Welcome to the month of May! May is typically the wettest and stormiest month of the year for Central Texas, and there are some early signs May 2023 might live up to that reputation.
Quiet weather will be in place for the first half of this week, but the weather pattern is predicted to turn more unsettled Thursday when a series of small low pressure troughs begin moving across Texas out of Mexico. Periods of rain showers and scattered thunderstorms are forecast to continue across the region between Thursday and Sunday. Heavy rain is not expected. Forecasts for next week show an other period of rain and thunderstorms developing sometime between Wednesday and Friday. This period of rain has the potential to cause somewhat higher totals of rain.
Warm temperatures are forecast over the next ten days, but no unusually warm weather is expected.
Here’s a breakdown of this week’s weather:
This Afternoon through Tonight
A sunny sky is forecast this afternoon as scattered high clouds spread over the region out of the west. High temperatures will generally be in the mid-80s. Expect a light southeasterly breeze at 5-10 mph.
Low clouds are predicted to slowly increase late this evening as moisture starts to return off the Gulf of Mexico. Parts of Central Texas and the coastal plains could see some patchy fog develop late Monday night into Tuesday morning. Lows Tuesday will be in the low 60s.
Tuesday through Wednesday Night
Morning clouds and patchy fog will give way to a partly cloudy sky Tuesday afternoon. It will begin to feel more humid as Gulf air returns in earnest behind a retreating warm front. Tuesday’s temperature is forecast to reach the low and mid-80s.
Widespread low clouds and patchy fog will redevelop late Tuesday night and continue through late morning Wednesday. Lows Wednesday morning are forecast to be around 60-62 degrees. Expect a mostly sunny sky Wednesday afternoon with high temperatures in the mid-80s.
Low clouds are forecast to return Wednesday night. Lows Thursday morning are predicted to be in the mid-60s.
Thursday through Sunday
Forecasts call for a series of weak low pressure troughs to begin pushing across Texas out of Mexico starting on Thursday. Moisture levels are forecast to increase, enhancing to the chance for rain and also keeping overnight temperatures quite mild.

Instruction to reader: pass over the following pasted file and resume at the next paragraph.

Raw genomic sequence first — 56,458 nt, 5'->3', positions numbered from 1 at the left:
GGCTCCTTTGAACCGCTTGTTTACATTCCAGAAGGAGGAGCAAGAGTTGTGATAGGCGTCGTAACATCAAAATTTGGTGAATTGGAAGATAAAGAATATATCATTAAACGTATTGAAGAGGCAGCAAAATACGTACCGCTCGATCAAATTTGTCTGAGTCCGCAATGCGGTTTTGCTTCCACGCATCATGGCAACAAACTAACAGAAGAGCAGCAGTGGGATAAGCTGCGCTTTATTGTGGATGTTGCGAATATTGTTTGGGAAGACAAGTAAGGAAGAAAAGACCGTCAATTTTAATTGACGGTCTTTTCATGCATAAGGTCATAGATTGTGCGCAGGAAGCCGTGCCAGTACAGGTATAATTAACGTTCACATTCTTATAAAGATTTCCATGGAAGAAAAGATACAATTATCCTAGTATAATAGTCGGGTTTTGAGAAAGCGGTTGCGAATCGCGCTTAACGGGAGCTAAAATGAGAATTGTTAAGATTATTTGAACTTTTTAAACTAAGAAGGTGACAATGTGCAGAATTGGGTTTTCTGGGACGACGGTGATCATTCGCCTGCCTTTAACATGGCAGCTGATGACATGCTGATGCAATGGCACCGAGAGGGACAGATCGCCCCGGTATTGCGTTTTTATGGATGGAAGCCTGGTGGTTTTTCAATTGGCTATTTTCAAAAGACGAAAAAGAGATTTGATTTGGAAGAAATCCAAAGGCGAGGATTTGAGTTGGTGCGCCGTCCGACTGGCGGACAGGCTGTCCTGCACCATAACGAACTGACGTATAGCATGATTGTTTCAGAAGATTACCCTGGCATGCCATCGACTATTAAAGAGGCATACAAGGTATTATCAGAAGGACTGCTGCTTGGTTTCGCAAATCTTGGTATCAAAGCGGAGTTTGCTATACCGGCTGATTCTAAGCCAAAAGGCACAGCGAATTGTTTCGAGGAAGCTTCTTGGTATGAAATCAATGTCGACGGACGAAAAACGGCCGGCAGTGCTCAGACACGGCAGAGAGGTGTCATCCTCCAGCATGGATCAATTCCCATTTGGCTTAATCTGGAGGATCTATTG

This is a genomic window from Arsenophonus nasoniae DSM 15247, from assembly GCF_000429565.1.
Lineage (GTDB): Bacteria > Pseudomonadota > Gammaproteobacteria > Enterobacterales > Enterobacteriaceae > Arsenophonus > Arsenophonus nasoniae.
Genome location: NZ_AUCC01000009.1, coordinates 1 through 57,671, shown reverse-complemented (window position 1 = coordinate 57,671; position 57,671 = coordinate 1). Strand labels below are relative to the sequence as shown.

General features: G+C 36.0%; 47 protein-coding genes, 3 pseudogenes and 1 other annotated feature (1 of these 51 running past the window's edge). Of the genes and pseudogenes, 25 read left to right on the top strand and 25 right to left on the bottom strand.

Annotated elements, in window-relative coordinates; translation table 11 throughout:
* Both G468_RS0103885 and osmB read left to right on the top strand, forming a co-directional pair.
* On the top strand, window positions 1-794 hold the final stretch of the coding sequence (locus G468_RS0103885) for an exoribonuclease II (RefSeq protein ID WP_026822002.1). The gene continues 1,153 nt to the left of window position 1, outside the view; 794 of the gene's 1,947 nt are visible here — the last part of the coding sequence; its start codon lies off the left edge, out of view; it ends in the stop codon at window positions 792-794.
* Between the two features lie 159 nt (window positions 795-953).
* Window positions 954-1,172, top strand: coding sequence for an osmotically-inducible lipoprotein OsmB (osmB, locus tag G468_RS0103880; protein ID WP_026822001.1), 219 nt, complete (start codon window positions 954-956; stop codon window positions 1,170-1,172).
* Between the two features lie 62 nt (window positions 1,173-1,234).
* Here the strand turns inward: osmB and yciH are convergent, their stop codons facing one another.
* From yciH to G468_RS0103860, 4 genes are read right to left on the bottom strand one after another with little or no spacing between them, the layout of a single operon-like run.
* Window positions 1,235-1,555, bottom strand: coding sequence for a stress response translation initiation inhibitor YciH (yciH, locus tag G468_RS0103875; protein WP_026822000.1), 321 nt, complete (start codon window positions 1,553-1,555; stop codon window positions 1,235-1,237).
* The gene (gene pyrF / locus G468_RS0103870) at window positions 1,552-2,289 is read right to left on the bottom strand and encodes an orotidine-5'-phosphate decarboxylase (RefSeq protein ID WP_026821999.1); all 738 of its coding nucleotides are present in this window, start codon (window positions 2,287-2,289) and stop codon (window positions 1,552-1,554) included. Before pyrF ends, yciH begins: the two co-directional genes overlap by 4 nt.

Thursday’s weather will include an increased chance for scattered thunderstorms to spread across the Hill Country out of West Texas late Thursday afternoon into Thursday evening. The probability for rain will be near 30 percent. Elsewhere, just a slight chance (a 20 percent chance) for scattered rain showers and isolated thunderstorms is forecast. Expect a party to mostly cloudy sky. Thursday’s temperature is forecast to warm to the mid-80s. Meanwhile, lows Friday morning are forecast to be around 70 degrees.
Friday through Sunday, there will be a 30 percent chance for scattered rain showers and thunderstorms mainly across the Hill Country and Central Texas regions as several troughs of low pressure move overhead. Expect a partly to mostly cloudy sky each day. Daily high temperatures are forecast to be around 88-91 degrees. Low temperatures are forecast to be around 70 degrees.
Daily rain amounts are forecast to average close to a quarter inch.
The National Weather Service’s rainfall cumulative forecast through Sunday calls for widespread totals of 0.5 to 1 inch across the Hill Country and Central Texas regions, along with some isolated heavier totals. Totals across the coastal plains are forecast to predicted to be below a quarter inch.
NWS Rainfall Forecast for the Period 7 pm Monday through 7 pm Next Monday:
A temporary break in the wet pattern is forecast next Monday and Tuesday. Forecasts point toward an increasing chance for rain and thunderstorms across the region next Wednesday and Thursday as a large trough of low pressure tracks to the east out of Mexico.
High temperatures next week are forecast to be in the mid and upper 80s. Low temperatures are predicted to be in the mid and upper 60s.
May Day is May 1
You might not realize it, but May Day – an ancient spring festival in the Northern Hemisphere – is an astronomy holiday. It’s one of the year’s four “cross-quarter” days. That is, it’s a day that falls more or less midway between an equinox and solstice. In this case, it’s between the March equinox and June solstice. We’re half way through spring and just 6 weeks until the start of astronomical summer!